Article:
An overview of LIMS in the pharmaceutical industry

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Pharmaceutical Technology Europe

Pharmaceutical Technology Europe, Pharmaceutical Technology Europe-12-01-2005, Volume 17, Issue 12

To produce an application or solution for a specific domain, a vendor must demonstrate a thorough understanding of the domain and its specific challenges.

This article will review the challenges facing pharmaceutical laboratories, and examine the three most common alternatives available to pharmaceutical companies evaluating laboratory informatics systems in the context of the above-mentioned challenges. These include in-house developed systems, 'generic' laboratory information management systems (LIMS), and commercial off-the-shelf (COTS) solutions. We will also discuss some of the new trends in the capabilities of LIMS, and in the use of LIMS in the pharmaceutical enterprise.

Challenges in pharma laboratories

One of the controversial challenges in selecting a LIMS in pharma is the wide diversity of laboratories in a company. Combinatorial chemistry, screening, preclinical and clinical bioanalysis, analytical chemistry, manufacturing R&D and production quality control (QC) all have unique needs and workflows. However, end users seeking a solution to their business needs are often challenged by upper management to somehow 'make do' with a system already used in another part of the company. In some cases it can work, but more often than not the result is a failed implementation, and a lot of unhappy (and potentially unproductive) users. In general, the industry is rapidly acknowledging that one tool cannot possibly meet the needs of these diverse users. True solutions must solve the business pain of the end users. Complex test methods with multiple-stage acceptance criteria must be automated as much as possible. Pharmaceutical product testing is highly batch-oriented, therefore, any potential solution for the manufacturing area must include batch management capabilities. Preclinical and clinical bioanalysis is very protocol-driven, therefore, solutions for these laboratories should be designed with an understanding of the study protocol.

Some may interpret this approach as contrary to the industry-wide trend of standardization. The fact is, one should only standardize where it is advantageous to do so. If a company has 25 manufacturing facilities worldwide, with a QC laboratory in each, standardization can have great benefit in harmonizing processes, and in reducing deployment and validation costs across those 25 sites. However, it doesn't make sense to try to apply a tool designed for QC testing to a protocol-driven clinical bioanalysis laboratory. That is not standardization, and for end users it is akin to abuse.

It is also widely recognized that the industry faces more intense regulatory scrutiny than any other, except perhaps the nuclear energy industry. Any potential solution must satisfy the concerns of both internal and external auditors. This includes the flexibility to support widely varying review and approval workflows for both static data, such as product specifications or study protocols, and dynamic data, such as test results and batch disposition.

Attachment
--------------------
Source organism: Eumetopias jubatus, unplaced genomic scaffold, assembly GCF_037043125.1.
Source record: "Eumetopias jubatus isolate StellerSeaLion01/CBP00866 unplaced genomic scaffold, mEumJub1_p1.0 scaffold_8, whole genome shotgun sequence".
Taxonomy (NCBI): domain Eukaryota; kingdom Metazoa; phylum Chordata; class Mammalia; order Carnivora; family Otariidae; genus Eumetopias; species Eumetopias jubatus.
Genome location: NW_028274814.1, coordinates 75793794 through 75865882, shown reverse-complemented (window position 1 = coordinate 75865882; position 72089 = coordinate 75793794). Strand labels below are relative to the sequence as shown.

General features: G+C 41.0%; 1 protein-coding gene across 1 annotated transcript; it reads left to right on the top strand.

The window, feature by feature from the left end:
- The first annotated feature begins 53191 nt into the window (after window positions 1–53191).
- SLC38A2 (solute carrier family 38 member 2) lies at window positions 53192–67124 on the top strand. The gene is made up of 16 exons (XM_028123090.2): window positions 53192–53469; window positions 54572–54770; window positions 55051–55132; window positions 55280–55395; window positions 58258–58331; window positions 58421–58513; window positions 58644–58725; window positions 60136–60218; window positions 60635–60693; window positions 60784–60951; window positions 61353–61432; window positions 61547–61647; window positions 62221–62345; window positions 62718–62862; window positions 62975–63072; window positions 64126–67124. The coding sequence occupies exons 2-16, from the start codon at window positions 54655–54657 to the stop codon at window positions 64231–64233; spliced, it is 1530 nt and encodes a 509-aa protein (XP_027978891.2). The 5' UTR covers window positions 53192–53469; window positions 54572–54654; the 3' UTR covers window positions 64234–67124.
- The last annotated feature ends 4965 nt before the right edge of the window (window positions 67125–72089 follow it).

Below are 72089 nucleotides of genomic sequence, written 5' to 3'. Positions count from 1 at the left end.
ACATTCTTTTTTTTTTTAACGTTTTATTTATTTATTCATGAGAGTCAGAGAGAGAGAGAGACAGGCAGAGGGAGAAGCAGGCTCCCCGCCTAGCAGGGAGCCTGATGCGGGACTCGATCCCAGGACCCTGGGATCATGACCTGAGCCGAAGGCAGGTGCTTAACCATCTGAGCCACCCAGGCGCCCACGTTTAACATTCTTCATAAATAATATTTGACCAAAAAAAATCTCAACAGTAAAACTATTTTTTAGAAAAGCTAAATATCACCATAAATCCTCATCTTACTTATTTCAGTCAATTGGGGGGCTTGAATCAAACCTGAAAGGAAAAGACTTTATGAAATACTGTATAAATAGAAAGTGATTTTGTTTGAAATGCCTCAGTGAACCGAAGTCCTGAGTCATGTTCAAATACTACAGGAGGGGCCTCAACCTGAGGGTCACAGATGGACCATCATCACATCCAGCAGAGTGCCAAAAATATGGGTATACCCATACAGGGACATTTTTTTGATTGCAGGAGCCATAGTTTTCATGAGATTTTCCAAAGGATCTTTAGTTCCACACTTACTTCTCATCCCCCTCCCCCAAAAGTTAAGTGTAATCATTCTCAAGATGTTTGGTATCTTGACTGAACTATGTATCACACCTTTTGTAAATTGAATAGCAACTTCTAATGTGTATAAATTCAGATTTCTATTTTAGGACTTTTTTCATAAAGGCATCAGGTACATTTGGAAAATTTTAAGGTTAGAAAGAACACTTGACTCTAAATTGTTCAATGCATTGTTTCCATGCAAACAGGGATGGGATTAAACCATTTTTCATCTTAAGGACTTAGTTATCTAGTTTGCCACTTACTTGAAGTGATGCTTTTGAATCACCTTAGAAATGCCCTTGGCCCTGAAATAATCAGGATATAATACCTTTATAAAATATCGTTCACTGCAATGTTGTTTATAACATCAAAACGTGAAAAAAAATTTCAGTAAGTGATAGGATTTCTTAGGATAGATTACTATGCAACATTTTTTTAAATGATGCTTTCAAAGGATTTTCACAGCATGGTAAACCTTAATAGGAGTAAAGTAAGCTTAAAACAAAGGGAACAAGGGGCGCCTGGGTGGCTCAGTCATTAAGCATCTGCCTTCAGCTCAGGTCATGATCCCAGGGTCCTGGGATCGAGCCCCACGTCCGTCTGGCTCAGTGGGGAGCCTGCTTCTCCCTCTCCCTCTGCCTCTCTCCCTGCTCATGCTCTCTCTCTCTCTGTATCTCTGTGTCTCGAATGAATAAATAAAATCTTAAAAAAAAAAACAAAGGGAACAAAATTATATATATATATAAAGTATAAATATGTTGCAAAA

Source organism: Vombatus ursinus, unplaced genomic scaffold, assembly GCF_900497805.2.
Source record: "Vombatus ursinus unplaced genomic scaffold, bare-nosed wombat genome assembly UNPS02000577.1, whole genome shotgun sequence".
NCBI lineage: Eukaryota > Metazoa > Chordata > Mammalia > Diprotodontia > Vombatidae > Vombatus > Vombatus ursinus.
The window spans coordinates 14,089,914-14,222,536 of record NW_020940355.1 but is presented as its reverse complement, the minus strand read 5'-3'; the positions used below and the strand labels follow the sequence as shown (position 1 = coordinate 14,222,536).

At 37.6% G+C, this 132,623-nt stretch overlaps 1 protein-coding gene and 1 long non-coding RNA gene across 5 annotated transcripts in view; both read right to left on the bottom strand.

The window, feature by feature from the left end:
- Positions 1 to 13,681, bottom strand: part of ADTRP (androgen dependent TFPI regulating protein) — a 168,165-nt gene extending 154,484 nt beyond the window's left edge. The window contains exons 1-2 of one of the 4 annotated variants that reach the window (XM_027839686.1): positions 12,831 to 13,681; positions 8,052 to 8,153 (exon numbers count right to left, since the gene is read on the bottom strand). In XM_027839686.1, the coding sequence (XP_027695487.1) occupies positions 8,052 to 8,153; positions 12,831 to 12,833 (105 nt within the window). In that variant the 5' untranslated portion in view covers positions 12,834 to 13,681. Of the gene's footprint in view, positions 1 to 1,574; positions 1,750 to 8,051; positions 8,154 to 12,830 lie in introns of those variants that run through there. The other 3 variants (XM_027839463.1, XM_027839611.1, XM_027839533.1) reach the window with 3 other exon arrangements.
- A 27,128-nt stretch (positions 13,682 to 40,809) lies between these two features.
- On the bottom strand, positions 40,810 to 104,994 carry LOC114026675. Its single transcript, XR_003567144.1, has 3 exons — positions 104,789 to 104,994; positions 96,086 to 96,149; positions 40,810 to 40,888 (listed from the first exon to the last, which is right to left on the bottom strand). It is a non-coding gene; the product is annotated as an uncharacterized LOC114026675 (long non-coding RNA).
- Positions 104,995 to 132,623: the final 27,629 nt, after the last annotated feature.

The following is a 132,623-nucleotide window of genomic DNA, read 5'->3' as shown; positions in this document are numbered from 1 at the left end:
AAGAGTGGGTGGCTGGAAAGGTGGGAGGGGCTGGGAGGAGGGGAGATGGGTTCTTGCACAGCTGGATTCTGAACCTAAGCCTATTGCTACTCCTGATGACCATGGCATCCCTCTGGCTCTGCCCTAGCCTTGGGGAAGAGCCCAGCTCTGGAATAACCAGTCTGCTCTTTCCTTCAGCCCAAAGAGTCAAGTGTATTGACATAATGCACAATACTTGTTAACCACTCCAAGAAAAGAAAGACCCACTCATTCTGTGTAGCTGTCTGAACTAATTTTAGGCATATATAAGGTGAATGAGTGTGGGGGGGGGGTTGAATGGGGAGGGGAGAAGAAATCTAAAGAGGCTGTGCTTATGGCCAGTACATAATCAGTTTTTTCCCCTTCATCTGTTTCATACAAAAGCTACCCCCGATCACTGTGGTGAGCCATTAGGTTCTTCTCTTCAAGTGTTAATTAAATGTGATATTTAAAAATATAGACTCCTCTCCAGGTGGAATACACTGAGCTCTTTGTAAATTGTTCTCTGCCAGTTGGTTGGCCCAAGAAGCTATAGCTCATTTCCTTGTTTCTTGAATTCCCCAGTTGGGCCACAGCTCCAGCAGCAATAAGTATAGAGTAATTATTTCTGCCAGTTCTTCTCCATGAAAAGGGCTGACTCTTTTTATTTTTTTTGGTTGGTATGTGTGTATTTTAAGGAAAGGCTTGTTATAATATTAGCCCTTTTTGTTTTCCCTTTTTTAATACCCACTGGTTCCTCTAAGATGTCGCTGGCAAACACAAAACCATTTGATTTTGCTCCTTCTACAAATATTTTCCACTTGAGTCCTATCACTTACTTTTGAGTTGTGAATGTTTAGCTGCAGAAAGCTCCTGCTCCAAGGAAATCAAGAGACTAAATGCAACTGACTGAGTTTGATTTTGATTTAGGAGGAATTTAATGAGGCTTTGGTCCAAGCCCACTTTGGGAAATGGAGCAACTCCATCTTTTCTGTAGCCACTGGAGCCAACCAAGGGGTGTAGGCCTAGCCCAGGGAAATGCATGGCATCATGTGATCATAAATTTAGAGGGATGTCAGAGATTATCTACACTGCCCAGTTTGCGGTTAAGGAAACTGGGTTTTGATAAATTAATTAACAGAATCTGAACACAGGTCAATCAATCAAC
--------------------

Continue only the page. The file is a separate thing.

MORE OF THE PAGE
Finally, the vast majority of pharmaceutical companies are being challenged to become more efficient. The massive profits of the blockbuster drugs are quickly becoming history, and pharmaceutical companies are facing the same pressures to streamline, become more efficient, and focus on core businesses that faced the petrochemical industry in the 1970s and 1980s. Big IT projects have felt this pressure acutely and no major project is able to proceed without clearly demonstrated cost justifications.


LIMS trends

LIMS were introduced to the pharmaceutical industry approximately 20 years ago. At that time, most were implemented to serve solely as a final repository for completed, approved data. Data collection, calculations, and, in most cases, evaluation were performed outside the scope of the LIMS in a paper-based environment. 'Interfacing' with other systems meant putting all the paper printouts into the same binder!

As the business, IT and regulatory environments have evolved, so too have LIMS, and more importantly, their role in the pharmaceutical organization. LIMS often store final data and all data collected to produce the final result. They are expected to apply business logic to evaluate results and trigger events in real-time, and enforce regulatory compliance according to cGxP. They are expected to communicate directly with other enterprise systems and to generate true submission-ready output. Ultimately, LIMS are assuming a pivotal role in the evolution towards paperless laboratories. To meet these lofty expectations, solutions must integrate logic based on industry standards, such as those supplied by the International Conference on Harmonization, national formularies, such as the United States Pharmacopeia and European Pharmacopoeia, and various guidances issued by regulatory agencies.

LIMS options

There are several potential solutions available to meet the challenges and trends identified above. However, these solutions do not all offer equal appeal.

Custom solutions. For many years, custom solutions were very popular in the pharmaceutical industry. Many of the challenges identified here have been constant in the pharmaceutical industry for the past three decades, particularly the regulatory constraints and the complexity of the testing performed. With no commercial product available that met the specific needs of the pharma business process, and with no pressure to limit the scope or budget of large-scale IT projects, many companies built custom solutions in-house, or contracted with custom software development firms to have custom systems built for them.

In many ways, it is still possible that a custom system could meet the needs of an individual pharmaceutical company better than any commercial offering. However, the cost of such a system can be prohibitive. The project development cost is monumental in terms of cash and time, and the cost of ownership becomes an annually recurring nightmare. In addition, software development projects distract from a pharmaceutical company's core business of developing and marketing therapeutics.

'Generic' LIMS. Commercially available LIMS began appearing during the 1980s. Some of these systems endure, and have expanded their scope to address many varied areas of laboratory management, including equipment inventories and training management. Over the course of their evolution, these systems have been designed to be industry independent. In many cases, they were also designed to be somewhat platform independent, supporting various database platforms and operating systems. Because of this, they have frequently been referred to as 'generic' LIMS.